We mock those in opposition to us, using the popular rhetoric of sarcastic memes, name-calling, and condescending language—forgetting that we are to communicate “with gentleness and respect” (I Peter 3:15), and to “walk in wisdom toward outsiders” by letting our “speech always be gracious” (Colossians 4:5–6).
Again, the deciding factor is the nature of our engagement. Are we seeking to destroy or to rescue our opponents? When we correct or oppose or reprove, is it with the goal of winning the conversation or winning a neighbor? Do we confront others in the right spirit?
In the words of Jonathan Edwards, do we engage one who opposes us “without angry reflections or contemptuous language . . . [and] as seeking his good rather than his hurt; [and] more to deliver him from the calamity into which has fallen than to be even with him for the injury he has brought”? As these words suggest, we are not at war with our ideological opponents—we are at war for them.
To engage with our culture in a militant and hostile manner is to forsake our role as ambassadors. It’s trading our diplomatic visas for military dog tags.
III. What We Say and How We Say It
So what have we seen this morning? Well, guided by Paul's words to Timothy, we've talked about the kinds of conversations, the kinds of discussions and debates (or arguments) that only end up distracting and hurting the church. These are not always matters of deceptive doctrine. As we've seen in this series, there's a 'kingdom confusion' that wrongly conflates political goals and gospel goals, or that wraps the Bible in the flag, fixating on some notion of a 'Christian' America, or that speaks about sinful human leaders in almost messianic terms, or that wrongly makes social activism the main mission of the church.
Brothers and sisters, friends, we need to reject these notions. But more than that, we need to let God's word shape our political voice. God has not called us to be silent. But He has called us to be wise... and as we learned this morning, he's called us to be kind, competent, patient, and gentle... in order that we might persuade, in order to truly help those listening.
What other ways should these truths affect us practically? Well, they should affect when and how we speak about political issues. If we do engage in a conversation, or share this or that thought, or endorse a candidate, we should do so carefully and prayerfully in light of this biblical guidance. And yet sometimes, it really is better to say nothing. We would never, ever want another person to be confused about Jesus, our always perfect leader, by our often imperfect thinking about faith and politics. Again, that's not a call to silence, but to wisdom.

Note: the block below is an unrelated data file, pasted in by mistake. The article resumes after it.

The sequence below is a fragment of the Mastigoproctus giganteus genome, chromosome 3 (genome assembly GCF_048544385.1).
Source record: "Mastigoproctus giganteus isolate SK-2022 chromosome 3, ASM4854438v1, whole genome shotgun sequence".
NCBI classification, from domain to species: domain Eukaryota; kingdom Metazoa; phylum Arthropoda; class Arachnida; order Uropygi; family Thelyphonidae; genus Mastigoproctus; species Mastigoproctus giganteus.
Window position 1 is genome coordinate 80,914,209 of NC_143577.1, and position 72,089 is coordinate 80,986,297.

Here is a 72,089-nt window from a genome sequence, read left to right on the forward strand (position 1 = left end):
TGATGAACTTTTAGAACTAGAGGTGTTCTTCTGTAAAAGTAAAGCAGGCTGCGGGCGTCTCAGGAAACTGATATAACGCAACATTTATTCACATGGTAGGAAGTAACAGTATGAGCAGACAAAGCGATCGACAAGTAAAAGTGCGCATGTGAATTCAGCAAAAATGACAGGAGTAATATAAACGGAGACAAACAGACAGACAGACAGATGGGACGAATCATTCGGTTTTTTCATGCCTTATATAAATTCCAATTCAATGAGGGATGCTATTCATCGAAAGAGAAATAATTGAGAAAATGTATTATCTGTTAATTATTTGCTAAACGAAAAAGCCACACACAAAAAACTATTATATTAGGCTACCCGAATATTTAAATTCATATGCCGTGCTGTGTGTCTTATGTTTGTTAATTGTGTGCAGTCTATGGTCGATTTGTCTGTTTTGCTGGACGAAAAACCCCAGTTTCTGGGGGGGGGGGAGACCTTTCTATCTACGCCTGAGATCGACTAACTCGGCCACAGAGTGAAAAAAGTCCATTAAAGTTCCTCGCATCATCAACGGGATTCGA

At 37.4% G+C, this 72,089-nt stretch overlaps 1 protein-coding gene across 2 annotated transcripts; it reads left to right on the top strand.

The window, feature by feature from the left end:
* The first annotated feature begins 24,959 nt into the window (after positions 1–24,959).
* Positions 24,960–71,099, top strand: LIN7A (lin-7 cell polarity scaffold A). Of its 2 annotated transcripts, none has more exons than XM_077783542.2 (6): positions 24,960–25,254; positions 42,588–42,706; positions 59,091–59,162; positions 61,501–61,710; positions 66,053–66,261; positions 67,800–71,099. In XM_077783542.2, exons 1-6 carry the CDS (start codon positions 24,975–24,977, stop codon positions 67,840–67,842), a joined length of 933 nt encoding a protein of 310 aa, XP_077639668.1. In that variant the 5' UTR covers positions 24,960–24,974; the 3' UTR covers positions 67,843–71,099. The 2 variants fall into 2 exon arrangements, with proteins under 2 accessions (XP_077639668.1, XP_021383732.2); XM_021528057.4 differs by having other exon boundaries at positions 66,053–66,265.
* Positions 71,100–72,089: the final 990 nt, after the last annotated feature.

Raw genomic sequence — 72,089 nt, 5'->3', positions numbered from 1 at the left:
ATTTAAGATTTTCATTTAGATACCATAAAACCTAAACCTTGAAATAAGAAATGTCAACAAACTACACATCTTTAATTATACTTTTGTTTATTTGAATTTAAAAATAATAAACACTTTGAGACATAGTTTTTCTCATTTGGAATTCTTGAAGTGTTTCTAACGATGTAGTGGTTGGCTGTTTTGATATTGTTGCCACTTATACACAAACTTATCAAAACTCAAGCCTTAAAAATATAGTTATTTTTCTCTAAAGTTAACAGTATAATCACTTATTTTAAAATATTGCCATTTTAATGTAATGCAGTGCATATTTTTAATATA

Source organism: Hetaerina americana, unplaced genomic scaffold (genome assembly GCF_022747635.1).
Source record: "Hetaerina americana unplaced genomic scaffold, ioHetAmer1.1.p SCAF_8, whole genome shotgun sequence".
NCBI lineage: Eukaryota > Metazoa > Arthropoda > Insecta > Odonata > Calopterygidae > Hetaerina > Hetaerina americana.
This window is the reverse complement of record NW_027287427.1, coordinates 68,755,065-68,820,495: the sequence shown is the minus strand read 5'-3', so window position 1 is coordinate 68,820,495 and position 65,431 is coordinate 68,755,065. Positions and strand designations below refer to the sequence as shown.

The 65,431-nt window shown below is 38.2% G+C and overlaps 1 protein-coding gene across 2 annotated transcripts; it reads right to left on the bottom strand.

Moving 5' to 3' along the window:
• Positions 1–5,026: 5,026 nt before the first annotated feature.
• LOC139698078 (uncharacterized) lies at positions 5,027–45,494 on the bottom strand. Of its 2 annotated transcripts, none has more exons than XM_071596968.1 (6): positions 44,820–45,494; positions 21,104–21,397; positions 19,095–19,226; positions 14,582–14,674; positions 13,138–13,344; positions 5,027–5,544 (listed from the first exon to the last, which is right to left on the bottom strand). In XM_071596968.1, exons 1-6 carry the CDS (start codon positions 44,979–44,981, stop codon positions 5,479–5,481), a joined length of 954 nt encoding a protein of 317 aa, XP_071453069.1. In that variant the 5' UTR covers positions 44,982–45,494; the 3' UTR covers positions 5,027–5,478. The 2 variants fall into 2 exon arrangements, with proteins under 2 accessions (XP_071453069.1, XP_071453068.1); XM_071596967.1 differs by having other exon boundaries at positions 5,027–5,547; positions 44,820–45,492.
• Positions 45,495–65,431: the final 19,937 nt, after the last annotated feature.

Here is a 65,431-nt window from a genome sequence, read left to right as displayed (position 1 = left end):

We also should be extremely careful, extremely thoughtful, about the political commentators, politicians, activists, and leaders whom we allow to shape our political discourse through their political discourse. Why would we turn to those who today embody the very qualities Paul warned Timothy about when he spoke of those false teachers in Ephesus? In clear contrast to this, in the very next book, Paul wrote this way about our speech and our political duty...
Remind them to be submissive to rulers and authorities, to be obedient, to be ready for every good work,  to speak evil of no one, to avoid quarreling, to be gentle, and to show perfect courtesy toward all people. (Titus 3:1–2) [Why this approach? Well, Paul continues...]
For we ourselves were once foolish, disobedient, led astray, slaves to various passions and pleasures, passing our days in malice and envy, hated by others and hating one another.  But when the goodness and loving kindness of God our Savior appeared,  he saved us, not because of works done by us in righteousness, but according to his own mercy, by the washing of regeneration and renewal of the Holy Spirit,  whom he poured out on us richly through Jesus Christ our Savior,  so that being justified by his grace we might become heirs according to the hope of eternal life. (Titus 3:3–7)
The only thing that should be inspiring and informing both our speech and our political duty, is the humility and devotion sparked and fueled by the gospel of grace. I urge you to make that your prayer. Along those same lines, let me conclude with a quote I shared in a previous message, a quote from author Jonathan Leeman. I think this sums up the heart of this series:
I want to help us be less American so that we might be more patriotic. To put it another way, I want to help you and me identify with Christ more so that we might love our fellow citizens more, no matter the name of our nation... We become better friends to America by loving Christ first.
More in Jesus 2020
September 20, 2020Jesus and Policy Agendas (II Corinthians 4:15)
September 13, 2020Jesus and Perfect Leadership (John 6:66-69)
September 6, 2020Jesus and Political Perspective (I Corinthians 7:29-31)